1970s England was a bleak place to be. When a biscuits factory DJ sets out on a haphazard road trip from London to Bristol to find why his brother died, it is to an industrial soundtrack by Bowie and Kraftwerk, bookended by mention of Gene Vincent and Eddie Cochran, who were involved in a taxi crash on the A4 in 1960. Cochran was killed. Petrol pump archangel Sting appears to help Robert (David Beames) along the pilgrims’ way, singing ‘Three Steps to Heaven’. Chris Petit’s debut hints at the psychogeographic terrain he would cover years later, in particular in his collaborations with Iain Sinclair, but this depiction of a foggy grey world of flyovers, ring roads, cassettes, vinyl singles, and psychotic squaddies fresh from tours of Belfast, occupies a singular space in cinematic history. Clearly influenced by the films of Wim Wenders, and boasting a few German women, this is an expression of existential fug, stuck in a suicidal realm where people reside in a state of mistaken identity. It would later receive a remix but this is the real thing, not just a road trip,but a psychological journey.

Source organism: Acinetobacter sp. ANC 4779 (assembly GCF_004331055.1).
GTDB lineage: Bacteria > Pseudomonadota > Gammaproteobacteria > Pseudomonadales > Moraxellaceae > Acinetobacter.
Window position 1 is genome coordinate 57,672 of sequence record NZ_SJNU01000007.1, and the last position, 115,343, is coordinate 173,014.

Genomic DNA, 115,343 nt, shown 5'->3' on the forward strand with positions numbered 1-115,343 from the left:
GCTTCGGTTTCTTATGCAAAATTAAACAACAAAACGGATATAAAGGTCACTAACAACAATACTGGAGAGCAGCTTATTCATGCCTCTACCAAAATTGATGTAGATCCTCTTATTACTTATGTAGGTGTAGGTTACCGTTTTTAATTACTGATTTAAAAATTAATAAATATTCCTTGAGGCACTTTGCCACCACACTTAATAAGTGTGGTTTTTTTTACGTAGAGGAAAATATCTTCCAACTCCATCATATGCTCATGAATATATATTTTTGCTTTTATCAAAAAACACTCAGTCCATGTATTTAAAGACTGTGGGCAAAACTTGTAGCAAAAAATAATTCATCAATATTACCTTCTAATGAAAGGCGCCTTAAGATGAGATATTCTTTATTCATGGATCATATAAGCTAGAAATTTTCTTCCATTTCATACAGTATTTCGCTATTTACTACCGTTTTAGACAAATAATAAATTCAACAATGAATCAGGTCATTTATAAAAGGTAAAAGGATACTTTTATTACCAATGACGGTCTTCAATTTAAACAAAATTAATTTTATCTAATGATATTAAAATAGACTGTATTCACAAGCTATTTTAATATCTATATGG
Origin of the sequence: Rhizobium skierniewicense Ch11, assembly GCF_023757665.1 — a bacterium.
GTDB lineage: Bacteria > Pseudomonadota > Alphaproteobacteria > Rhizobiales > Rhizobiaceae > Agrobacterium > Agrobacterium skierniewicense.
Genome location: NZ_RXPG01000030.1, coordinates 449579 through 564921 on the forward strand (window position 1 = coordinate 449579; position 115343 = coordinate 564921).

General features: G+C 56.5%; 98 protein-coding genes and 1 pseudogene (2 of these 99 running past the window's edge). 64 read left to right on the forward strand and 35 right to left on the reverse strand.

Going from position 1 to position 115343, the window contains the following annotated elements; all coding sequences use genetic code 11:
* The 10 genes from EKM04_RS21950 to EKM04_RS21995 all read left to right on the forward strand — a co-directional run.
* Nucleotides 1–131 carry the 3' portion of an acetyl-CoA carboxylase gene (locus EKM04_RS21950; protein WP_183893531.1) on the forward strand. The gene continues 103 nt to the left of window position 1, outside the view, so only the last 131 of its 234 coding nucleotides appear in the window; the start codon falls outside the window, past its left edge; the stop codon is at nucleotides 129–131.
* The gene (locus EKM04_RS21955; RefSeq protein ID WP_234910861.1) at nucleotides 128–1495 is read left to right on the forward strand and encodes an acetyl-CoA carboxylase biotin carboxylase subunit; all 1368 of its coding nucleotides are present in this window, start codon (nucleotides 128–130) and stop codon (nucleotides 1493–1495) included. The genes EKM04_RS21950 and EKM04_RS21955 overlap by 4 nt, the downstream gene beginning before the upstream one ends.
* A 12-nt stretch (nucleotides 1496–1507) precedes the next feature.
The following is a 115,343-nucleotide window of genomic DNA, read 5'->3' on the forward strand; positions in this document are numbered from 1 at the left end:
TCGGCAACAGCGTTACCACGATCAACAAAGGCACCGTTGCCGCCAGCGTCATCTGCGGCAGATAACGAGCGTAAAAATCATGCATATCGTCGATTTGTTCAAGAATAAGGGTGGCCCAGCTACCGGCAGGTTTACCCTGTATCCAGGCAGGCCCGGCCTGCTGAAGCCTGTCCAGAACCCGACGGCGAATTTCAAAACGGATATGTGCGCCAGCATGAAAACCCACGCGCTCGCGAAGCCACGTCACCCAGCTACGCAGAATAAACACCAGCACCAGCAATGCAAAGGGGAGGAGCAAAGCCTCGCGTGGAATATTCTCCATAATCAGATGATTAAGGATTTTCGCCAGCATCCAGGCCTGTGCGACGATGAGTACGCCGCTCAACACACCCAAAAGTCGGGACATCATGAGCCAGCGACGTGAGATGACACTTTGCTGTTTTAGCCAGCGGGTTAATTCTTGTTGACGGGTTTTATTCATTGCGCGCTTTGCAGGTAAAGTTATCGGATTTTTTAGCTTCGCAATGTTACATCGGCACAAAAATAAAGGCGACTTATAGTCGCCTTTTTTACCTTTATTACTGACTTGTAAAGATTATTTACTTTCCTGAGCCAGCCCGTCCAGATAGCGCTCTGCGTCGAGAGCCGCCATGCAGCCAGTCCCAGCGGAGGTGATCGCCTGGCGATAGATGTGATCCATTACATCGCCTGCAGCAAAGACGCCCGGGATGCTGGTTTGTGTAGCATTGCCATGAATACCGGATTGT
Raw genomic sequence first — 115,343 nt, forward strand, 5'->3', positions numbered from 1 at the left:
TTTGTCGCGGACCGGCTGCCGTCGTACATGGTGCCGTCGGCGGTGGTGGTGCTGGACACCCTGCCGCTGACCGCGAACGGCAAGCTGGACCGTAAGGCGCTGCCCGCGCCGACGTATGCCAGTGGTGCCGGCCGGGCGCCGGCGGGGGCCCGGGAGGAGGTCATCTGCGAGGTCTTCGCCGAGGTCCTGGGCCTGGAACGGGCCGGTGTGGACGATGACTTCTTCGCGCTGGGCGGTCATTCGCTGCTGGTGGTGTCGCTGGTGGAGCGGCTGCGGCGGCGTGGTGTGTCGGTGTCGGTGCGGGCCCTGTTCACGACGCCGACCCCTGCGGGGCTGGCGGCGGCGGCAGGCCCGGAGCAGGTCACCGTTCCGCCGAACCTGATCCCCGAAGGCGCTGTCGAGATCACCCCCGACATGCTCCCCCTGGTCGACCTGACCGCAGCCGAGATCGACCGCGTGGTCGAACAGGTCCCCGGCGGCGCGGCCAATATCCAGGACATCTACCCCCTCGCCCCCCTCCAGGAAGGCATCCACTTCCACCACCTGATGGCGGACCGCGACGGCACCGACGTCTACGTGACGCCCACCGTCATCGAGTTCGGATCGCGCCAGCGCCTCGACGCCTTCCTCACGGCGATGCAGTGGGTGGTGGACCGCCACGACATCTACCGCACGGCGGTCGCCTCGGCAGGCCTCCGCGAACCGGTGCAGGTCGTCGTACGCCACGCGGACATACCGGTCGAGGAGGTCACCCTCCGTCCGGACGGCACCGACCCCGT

Identity. Alienation. Space. The little things in life were Antonioni’s preoccupation and never moreso than in this brilliant disquisition on unknowability scripted by Mark Peploe and Peter Wollen and Antonioni himself from Peploe’s story. It is about a man who trades his world for that of another man’s, to his cost. It is about the shapes we make, as Maria Schneider’s character observes. It is about the endless quest for something out of nothing. This is a film which simply improves with age, fusing the two avant gardes in a post-Godard era. “The cinema cannot show the truth, or reveal it, because the truth is not out there in the real world, waiting to be photographed” – Peter Wollen, The Counter Cinema, 1972